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VIRGINIA: Five Talents Honors Dr. George Carey


By David W. Virtue

WASHINGTON, DC (9/16/2004)--Drawing on his blue collar working class roots, Lord George Carey, the 103rd Archbishop of Canterbury returned to a theme much beloved of his years both before and during his time as titular head of the Anglican Communion - poverty and the poor.

Speaking to a white collar group of Washingtonians at an awards luncheon honoring his service to the poor, Carey gave a moving speech on his visits to the Sudan where poverty is "on a scale impossible to describe."

"The gospel commands us to care for the very poor. The Anglican Communion is suffering the ravages of poverty and despair. The average Anglican is black, a woman with 2 to 4 kids, lives on $2 a day and has a family member with AIDS. We cannot stand by and do nothing," said the archbishop.

Dr. Carey was in Washington to receive the 2004 Award of Vision from Five Talents International, a faith based non-profit organization that is serving the Anglican Communion in its fight against poverty using micro-enterprise development.

The Rev. Martyn Minns, Five Talents chairman said, in presenting the award that Five Talents began as an idea in his parish at Truro Episcopal in Fairfax, Va. It was then taken to Canterbury at the time of the Lambeth Conference in 1998, presented to Dr. Carey who immediately saw its importance and put 1000 pounds (about $2,000) as seed money into the idea.

Five Talents blossomed. Today more than 5,000 businesses have sprung up as a result of small business loans ranging from $100 to $200. "The money is constantly recycled allowing new businesses to spring up in the Two-Thirds world", said Minns.

In accepting the award, Dr. Carey noted the inequality of lifestyles between those of the West and the Global South. "Twenty percent of the world consumes 80 percent of its resources, while 80 percent uses only 20 percent". We are consuming at a profligate rate in the West. This is a moral question we cannot ignore."

Dr. Carey particularly praised the work of the Mama Batia project in Tanzania that erected clinics for pregnant women, under the leadership of Primate Donald Mtelemela.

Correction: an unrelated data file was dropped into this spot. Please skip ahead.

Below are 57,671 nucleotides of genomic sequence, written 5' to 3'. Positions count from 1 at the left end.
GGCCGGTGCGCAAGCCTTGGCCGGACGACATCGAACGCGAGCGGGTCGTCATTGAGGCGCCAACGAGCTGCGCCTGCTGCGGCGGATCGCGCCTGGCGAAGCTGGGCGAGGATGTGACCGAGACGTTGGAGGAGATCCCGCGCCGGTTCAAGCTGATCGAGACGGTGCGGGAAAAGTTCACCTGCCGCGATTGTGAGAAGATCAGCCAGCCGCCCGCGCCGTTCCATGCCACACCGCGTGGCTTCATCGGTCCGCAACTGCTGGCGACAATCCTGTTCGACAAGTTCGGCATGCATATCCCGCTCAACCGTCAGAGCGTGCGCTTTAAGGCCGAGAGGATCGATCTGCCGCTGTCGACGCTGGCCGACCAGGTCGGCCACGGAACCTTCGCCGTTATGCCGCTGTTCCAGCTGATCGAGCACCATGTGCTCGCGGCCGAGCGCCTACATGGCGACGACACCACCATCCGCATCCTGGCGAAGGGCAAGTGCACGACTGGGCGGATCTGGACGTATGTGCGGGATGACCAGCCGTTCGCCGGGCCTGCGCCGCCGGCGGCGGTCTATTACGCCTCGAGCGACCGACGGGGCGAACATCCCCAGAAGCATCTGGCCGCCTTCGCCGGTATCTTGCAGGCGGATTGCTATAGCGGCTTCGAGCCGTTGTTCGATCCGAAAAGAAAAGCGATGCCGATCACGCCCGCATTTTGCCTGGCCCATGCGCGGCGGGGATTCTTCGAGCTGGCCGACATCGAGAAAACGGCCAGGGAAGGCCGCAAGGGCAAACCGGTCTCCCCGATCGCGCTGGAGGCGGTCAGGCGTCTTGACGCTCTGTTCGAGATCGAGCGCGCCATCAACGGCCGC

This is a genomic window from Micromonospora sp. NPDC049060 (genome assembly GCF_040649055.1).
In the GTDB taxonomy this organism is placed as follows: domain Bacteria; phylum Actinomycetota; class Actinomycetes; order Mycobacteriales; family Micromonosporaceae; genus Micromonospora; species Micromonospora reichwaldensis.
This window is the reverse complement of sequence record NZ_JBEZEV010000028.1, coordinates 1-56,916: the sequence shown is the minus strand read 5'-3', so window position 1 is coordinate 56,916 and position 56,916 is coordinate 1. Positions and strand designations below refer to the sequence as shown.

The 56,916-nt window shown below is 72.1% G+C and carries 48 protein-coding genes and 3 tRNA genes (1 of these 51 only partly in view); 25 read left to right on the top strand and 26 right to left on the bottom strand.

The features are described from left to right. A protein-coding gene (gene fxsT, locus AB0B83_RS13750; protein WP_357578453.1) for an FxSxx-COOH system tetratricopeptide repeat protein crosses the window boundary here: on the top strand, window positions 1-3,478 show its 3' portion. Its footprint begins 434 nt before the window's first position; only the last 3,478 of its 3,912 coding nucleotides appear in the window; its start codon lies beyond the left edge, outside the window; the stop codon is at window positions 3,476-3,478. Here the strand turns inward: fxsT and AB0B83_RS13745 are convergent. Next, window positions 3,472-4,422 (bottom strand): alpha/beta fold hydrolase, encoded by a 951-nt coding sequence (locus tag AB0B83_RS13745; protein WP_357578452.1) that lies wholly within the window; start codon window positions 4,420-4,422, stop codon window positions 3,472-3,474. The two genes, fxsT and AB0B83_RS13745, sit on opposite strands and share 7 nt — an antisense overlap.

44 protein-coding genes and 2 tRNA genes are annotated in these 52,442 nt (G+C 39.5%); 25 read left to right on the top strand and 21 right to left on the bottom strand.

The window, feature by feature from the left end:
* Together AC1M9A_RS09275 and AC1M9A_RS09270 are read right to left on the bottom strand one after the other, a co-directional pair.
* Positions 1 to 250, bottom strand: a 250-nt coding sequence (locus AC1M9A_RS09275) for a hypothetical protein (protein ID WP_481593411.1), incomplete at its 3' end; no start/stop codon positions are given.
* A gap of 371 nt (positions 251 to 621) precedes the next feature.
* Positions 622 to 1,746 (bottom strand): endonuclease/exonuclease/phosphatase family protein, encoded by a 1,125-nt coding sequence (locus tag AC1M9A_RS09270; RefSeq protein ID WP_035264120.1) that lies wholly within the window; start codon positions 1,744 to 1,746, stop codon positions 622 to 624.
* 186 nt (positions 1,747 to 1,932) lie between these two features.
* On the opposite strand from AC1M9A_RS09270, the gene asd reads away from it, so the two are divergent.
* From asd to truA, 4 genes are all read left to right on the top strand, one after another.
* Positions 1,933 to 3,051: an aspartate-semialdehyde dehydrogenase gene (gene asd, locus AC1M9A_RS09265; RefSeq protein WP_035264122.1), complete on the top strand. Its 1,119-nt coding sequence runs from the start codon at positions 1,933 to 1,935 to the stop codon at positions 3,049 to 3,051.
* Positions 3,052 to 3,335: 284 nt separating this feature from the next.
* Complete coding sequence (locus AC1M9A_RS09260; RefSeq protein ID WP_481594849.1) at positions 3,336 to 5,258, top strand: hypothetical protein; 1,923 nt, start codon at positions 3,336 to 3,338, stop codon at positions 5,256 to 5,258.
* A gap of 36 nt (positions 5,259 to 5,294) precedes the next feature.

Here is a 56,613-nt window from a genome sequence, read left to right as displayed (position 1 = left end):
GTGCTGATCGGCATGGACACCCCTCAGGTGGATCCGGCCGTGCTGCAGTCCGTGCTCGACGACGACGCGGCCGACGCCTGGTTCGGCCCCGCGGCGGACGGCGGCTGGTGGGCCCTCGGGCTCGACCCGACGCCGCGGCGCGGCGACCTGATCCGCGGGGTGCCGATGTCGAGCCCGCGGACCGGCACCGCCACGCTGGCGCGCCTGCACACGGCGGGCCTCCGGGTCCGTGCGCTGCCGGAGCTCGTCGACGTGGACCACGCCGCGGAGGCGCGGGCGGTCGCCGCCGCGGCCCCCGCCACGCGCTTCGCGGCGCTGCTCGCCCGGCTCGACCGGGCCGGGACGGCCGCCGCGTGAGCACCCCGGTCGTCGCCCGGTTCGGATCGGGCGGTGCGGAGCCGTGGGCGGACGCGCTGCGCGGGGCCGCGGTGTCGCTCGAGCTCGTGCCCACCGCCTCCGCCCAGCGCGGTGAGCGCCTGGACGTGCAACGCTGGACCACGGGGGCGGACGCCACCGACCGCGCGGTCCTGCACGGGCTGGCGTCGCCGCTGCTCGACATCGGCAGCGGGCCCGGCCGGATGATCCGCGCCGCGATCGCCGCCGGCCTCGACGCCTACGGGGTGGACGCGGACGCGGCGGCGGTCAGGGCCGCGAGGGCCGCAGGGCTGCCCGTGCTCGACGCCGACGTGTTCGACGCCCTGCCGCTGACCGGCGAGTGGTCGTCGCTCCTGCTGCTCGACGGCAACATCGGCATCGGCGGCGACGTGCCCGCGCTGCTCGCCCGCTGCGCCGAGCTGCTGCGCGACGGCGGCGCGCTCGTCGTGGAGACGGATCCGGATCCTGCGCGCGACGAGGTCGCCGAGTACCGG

Carey also noted that, in the midst of poverty the Anglican Communion was growing at a phenomenal rate in the Global South. "The church is growing the fastest in countries like Nigeria, and that one province is bigger than the ECUSA, Canada, the UK, Australia and New Zealand combined."

Carey said that both Muslims and Christians could work together in dealing with the AIDS crisis which sees more than 8,000 a day dying of the disease. "The world will explode if we don't deal with the disparity between the rich and the poor. $50 to $100 can create a business; $5,000 can start a small bank."

"I commend Five Talents International. It is a concrete response to the poverty, disease and unemployment that continually traps the poor in a vicious cycle. Five Talents creates employment and transforms the lives of the poor around the world," he said.

Craig Cole, executive director of Five Talents was awarded $5,000 for his efforts in managing the organization since it was founded.

Since stepping down as archbishop, Dr. Carey has increasingly been engaged in efforts to bring orthodoxy back into the Episcopal Church. He is an active supporter of the Anglican Communion Institute, (ACI) a Colorado-based ministry that is attempting to maintain the highest degree of communion possible in the life of the Anglican Communion.

Like Five Talents, the ACI grew out of the 1998 Lambeth Conference when the Archbishop of Canterbury was invited to appoint a Commission to consider "the exceptional circumstances and conditions under which the Archbishop of Canterbury might exercise an extraordinary ministry of episcope (pastoral oversight), support and reconciliation with regard to the internal affairs of a province other than his own.” He recently exercised that privilege in the Diocese of Virginia where he confirmed some 300 people from 10 parishes in the Northern Virginia area at Truro Episcopal Church in Fairfax, Va.

The ACI has drawn together such distinguished theologians and clergy as The Rev'd Professor Christopher Seitz, President; The Very Rev'd Dr Philip W. Turner III Senior Fellow; The Rev'd Dr Ephraim Radner Fellow; The Rev'd Dr Andrew Goddard Executive Director and The Rev'd Donald Armstrong III, rector of Grace Church in Colorado Springs.

Recently Dr. Carey has addressed, with growing alarm, the authoritarian, inflexible and under-achieving culture of Islam.

He launched a trenchant attack on moderate Muslims for failing unequivocally to condemn the "evil" of suicide bombers. He also attacked the "glaring absence" of democracy in Muslim countries, suggested that they had contributed little of major significance to world culture for centuries and criticized the Islamic faith.

It is very clear that Dr. Carey is finding a renewed voice for himself in his retirement, and he is emerging as a significant force and voice for orthodoxy, providing moral and spiritual support for orthodox clergy under siege in liberal provinces. As the Anglican Communion roils to possible schism following the implementation of the Lambeth/Eames Commission report, his role and stature will, it seems, only increase.


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